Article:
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Milspouse Stories: Life Lessons from Military Widows and Modern Day Spouses

Note: This post is part of my Milspouse Stories project, which will be released in book form. For now, I’m sharing some of these stories with you.

Alice Coffman has brought me a gift. When I later fill the mug she’s given me with hot water and watch the brown surface melt into bright blue flowers and multicolored leaves, the color-changing mug reminds me of the preceding days I’d spent at the Bob Hope Village: vibrant, full of life and surprises.

While you might expect a retirement home to be subdued or sad, that’s not the case here. Life abounds. These Bob Hope Village residents and friends gently—and sometimes not so gently—give each other a hard time about each others’ habits and quirks. There are lots of inside jokes, laughter, and yes, there are tears.

The Bob Hope Village, part of the Air Force Enlisted Village, is nestled in the quiet outskirts of Shalimar, Florida. It’s a retirement community and assisted living facility that was opened in 1985 for widows of retired Air Force enlisted personnel. It has since gone on to accept some couples, widows from other service branches, and officer spouses on a space-available basis. 

At first glance, the Bob Hope Village seems much like any other retirement home or perhaps even a small military base with its chapel, community center, cafeteria, and cute apartments. But there’s a difference.

Many of the residents were married to those who served (and some of them are also veterans) during the Vietnam War, Korean War, and beyond. Back when they were young military spouses, they were scattered around the world, living like nomads with their families at a time when there was not much in the way of military family support. They lived out the whole mindset of, “If the military wanted you to have a wife, they’d have issued you one.”

One widow speaks of her family camping out in their station wagon during a cross-country move in the 1960s, remembering how they’d take turns sleeping on the ground with little ones resting on a crib mattress in the back of the car… as if it was an adventure and not an inconvenience!

These women went through the wrenching separations with their husbands again and again as they were shipped off to war…not knowing when or even if they’d hear from them again.

Their stories are endless and fascinating. 

And when they talk of their husbands who’ve now passed on? Along with a faraway look comes a glow of love remembered across their faces. You can’t fake that. These couples were in it for the long haul. It’s worth sitting with them for a few moments and taking in their lessons about falling in love, creating marriages that spanned decades, raising children without the conveniences we take for granted, reinventing themselves repeatedly, and finding a strength and resilience they didn’t realize they had until the hardships of life called it forth.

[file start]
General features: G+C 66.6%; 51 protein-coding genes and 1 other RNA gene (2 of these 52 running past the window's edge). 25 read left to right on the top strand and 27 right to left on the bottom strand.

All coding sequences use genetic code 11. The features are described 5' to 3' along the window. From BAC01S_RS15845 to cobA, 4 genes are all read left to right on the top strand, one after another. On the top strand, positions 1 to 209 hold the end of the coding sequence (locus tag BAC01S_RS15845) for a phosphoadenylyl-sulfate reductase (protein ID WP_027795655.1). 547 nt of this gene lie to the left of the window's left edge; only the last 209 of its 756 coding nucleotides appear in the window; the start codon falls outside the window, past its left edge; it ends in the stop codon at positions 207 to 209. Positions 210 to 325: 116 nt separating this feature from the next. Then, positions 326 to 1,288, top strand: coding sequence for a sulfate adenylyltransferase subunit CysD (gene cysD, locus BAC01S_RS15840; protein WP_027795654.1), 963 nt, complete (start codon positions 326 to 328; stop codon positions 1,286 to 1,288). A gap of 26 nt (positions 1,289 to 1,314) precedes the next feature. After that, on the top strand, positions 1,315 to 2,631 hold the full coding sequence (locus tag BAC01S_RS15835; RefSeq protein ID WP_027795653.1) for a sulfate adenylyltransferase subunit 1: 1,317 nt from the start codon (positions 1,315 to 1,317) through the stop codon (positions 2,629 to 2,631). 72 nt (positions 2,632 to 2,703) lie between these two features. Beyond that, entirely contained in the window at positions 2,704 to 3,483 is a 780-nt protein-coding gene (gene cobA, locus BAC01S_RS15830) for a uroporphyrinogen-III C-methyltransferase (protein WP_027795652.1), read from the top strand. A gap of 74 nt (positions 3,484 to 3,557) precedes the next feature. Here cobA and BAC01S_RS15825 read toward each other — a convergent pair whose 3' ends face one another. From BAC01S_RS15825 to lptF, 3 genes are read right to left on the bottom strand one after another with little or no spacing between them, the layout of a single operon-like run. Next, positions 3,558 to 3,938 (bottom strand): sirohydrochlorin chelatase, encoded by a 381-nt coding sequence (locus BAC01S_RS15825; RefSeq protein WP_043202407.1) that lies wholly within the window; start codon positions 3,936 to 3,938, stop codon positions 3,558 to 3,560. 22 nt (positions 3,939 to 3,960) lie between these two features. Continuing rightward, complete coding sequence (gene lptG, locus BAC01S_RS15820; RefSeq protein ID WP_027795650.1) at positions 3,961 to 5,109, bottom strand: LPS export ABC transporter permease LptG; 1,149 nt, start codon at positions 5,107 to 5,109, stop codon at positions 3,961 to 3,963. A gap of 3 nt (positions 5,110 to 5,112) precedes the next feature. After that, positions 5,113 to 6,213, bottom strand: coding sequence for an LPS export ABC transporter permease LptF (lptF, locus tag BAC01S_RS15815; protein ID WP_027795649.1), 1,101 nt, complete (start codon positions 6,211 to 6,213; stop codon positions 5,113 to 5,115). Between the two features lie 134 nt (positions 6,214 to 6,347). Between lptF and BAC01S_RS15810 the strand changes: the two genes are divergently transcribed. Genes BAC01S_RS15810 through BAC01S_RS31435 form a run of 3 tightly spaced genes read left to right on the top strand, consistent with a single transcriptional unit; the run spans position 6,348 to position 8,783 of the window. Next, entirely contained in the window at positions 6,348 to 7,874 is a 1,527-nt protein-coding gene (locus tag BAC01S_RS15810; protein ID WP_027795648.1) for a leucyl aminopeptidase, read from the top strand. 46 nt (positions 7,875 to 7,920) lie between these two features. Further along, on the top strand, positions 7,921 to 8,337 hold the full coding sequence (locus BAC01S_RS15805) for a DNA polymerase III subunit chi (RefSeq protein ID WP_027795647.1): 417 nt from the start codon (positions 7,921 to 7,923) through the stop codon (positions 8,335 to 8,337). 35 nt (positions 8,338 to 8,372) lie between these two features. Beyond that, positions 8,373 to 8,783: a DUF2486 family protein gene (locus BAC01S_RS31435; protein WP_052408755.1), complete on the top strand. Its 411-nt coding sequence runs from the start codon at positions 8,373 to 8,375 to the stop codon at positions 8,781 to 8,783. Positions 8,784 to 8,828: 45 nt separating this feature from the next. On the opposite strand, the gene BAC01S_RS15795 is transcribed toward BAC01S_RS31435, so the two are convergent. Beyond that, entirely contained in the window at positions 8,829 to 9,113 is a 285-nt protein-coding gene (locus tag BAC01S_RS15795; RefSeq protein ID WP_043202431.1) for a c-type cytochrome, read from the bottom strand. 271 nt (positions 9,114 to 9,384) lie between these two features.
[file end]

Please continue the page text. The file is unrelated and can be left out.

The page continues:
military widows roundtable sharing milspouse stories
Jen (center) with a widows’ roundtable at the Bob Hope village: L-R: Hazel Reynolds, Elizabeth Reeser, Jen, Anita Doan, Donna Forget, and Mary Douglas.

In 2017, my then active duty husband and I were privileged to spend several days at the Bob Hope Village, learning more about the residents and this vibrant community, which provides both independent and assisted living. The residents are active: walking laps around the lush grounds, swimming and taking water aerobics classes, attending chapel services, eating at the café, and driving over to nearby Eglin Air Force Base to visit the commissary and Exchange. This is not a community of shrinking violets, refusing to join in life. They were military spouses, after all! 

And they’re funny—ready with a quick joke and smile. Life is not to be taken too seriously. Donna Forget, who’s in her 70s, has me rolling as she quips about her latest medical appointment:

“When you go to the doctor and they say ‘do you feel safe in your relationship?’ and I think what relationship?? It’s like the line that says, Is there a chance you could be pregnant? And I check Yes, it’s possible, every time! For sex: yes, Hair: beautiful.” 

They also take time to reminisce.

“He was my one and only,” Alice Coffman says softly as she shows me a photo of her lifelong love, Stan. The smiling, beautiful, young Alice and Stan look like movie stars in the photos she shares with me. 

Alice Coffman sharing her milspouse stories
Alice Coffman holding a photo of herself and husband Stan.

Rosetta Morrow, widowed 17 years when we spoke, shows me a framed photo of her family from the 1950s and talk about how she and her husband Al met on a blind date. My husband comments, “He was a lucky guy!” to which she responds quietly,

“No…I was the lucky one.” 

After falling in love, she rarely called Al by name, but simply referred to him as Honey. 

Rosetta Morrow with photo of herself and her “Honey,” Al.

Ampy Waterman was married for over 50 years. We spent an afternoon together during which she shared mounds of newspaper clippings, photo books, and papers spanning the years of their marriage. She described some of the horrors she lived through as a child in the Philippines during World War II, including fleeing Manila on foot with her family as the Japanese army approached. Yet she became quiet when discussing her beloved husband Bud’s final illness and death, saying,

“I can’t talk about this. It’s too sad.” 

During their courtship, Bud left a love letter on her desk every day for two years before she agreed to marry him.